Search Images Maps Play YouTube News Gmail Drive More »
Sign in
Screen reader users: click this link for accessible mode. Accessible mode has the same essential features but works better with your reader.

Patents

  1. Advanced Patent Search
Publication numberUS7493809 B1
Publication typeGrant
Application numberUS 11/867,619
Publication dateFeb 24, 2009
Filing dateOct 4, 2007
Priority dateOct 4, 2007
Fee statusPaid
Also published asCN101403612A, CN101403612B, DE102008037412A1
Publication number11867619, 867619, US 7493809 B1, US 7493809B1, US-B1-7493809, US7493809 B1, US7493809B1
InventorsJohn David Ward, Jr.
Original AssigneeGeneral Electric Company
Export CitationBiBTeX, EndNote, RefMan
External Links: USPTO, USPTO Assignment, Espacenet
Method and system for measuring deformation in turbine blades
US 7493809 B1
Abstract
Disclosed is a method for measuring deformation of a turbine blade, the method including identifying at least one measuring point disposed on the turbine blade, retaining information pertaining to a first position of the at least one measuring point, operating the turbine blade over a period of time, measuring a spatial distance traveled by the at least one measuring point after the operating of the turbine blade over the period of time, the spatial distance being measured relative to the first position of the at least one measuring point; and determining an amount of deformation in the blade based on the measuring of the spatial distance.
Images(11)
Previous page
Next page
Claims(16)
1. A method for measuring deformation of a turbine blade, the method comprising:
identifying at least one measuring point disposed on the turbine blade prior to occurrence of deformation or cracking at said at least one measuring point;
retaining information pertaining to a first position of said at least one measuring point;
operating the turbine blade over a period of time;
measuring a spatial distance traveled by said at least one measuring point after said operating of the turbine blade over said period of time, said spatial distance being measured relative to said first position of said at least one measuring point; and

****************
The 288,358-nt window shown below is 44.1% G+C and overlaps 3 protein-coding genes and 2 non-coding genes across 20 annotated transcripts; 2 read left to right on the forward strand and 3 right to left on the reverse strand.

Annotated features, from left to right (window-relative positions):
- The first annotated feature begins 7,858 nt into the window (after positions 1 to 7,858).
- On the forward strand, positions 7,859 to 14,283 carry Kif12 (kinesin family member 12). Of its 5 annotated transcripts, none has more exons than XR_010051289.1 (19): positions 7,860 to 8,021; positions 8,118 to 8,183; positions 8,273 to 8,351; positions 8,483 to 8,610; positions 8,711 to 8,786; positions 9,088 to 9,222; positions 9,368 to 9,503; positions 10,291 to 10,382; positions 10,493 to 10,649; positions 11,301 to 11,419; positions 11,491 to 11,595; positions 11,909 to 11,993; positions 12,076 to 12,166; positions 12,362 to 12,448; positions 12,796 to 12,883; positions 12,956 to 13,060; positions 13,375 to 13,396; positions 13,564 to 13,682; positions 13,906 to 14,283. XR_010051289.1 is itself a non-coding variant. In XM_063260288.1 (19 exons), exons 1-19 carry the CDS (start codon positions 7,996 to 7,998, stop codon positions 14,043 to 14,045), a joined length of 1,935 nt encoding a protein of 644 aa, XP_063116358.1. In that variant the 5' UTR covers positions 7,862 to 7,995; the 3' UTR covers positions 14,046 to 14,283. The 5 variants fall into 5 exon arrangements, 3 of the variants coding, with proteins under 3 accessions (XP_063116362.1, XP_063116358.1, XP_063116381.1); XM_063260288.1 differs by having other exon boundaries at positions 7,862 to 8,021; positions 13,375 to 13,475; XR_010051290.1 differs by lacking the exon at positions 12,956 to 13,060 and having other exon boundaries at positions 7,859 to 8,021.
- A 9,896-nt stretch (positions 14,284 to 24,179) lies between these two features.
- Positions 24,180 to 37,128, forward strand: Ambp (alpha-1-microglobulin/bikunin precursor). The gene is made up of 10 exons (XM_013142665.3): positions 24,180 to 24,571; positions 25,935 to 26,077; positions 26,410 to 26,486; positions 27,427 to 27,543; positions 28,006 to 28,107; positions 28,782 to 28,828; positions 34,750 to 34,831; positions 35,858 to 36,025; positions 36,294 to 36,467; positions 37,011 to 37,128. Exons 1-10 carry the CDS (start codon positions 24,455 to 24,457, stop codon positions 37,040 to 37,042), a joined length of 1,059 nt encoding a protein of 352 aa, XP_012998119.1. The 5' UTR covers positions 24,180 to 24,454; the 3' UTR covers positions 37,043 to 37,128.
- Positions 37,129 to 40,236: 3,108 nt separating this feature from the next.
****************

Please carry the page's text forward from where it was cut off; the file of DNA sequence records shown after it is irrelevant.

determining an amount of deformation in the blade based on said measuring of said spatial distance.
2. The method of claim 1, wherein said spatial distance traveled is measured in at least one of a radial direction, an axial direction, and a tangential direction relative to a turbine to which the turbine blade is affixed.
3. The method of claim 2, wherein said determining includes determining radial deformation based on said spatial distance traveled in said radial direction, determining axial deformation based on said spatial distance traveled in said axial direction, and determining tangential deformation based on said spatial distance traveled in said tangential direction.
4. The method of claim 1, wherein said spatial distance traveled is measured in a radial direction, an axial direction, and a tangential direction relative to disposition of the turbine blade in a turbine, and said deformation is determined via an equation wherein said spatial distance traveled in said radial direction is represented by z, said spatial distance traveled in said axial direction is represented by x, and said spatial distance traveled in said axial direction is represented by y, said equation calculating said deformation via √{square root over (x2+y2+z2)}.
5. The method of claim 1, wherein at least one of said identifying and said measuring is accomplished via a contact measurement device or non-contact measurement device.
6. The method of claim 1, wherein at least one of said identifying and said measuring is accomplished via a coordinate measurement machine or optical measurement device.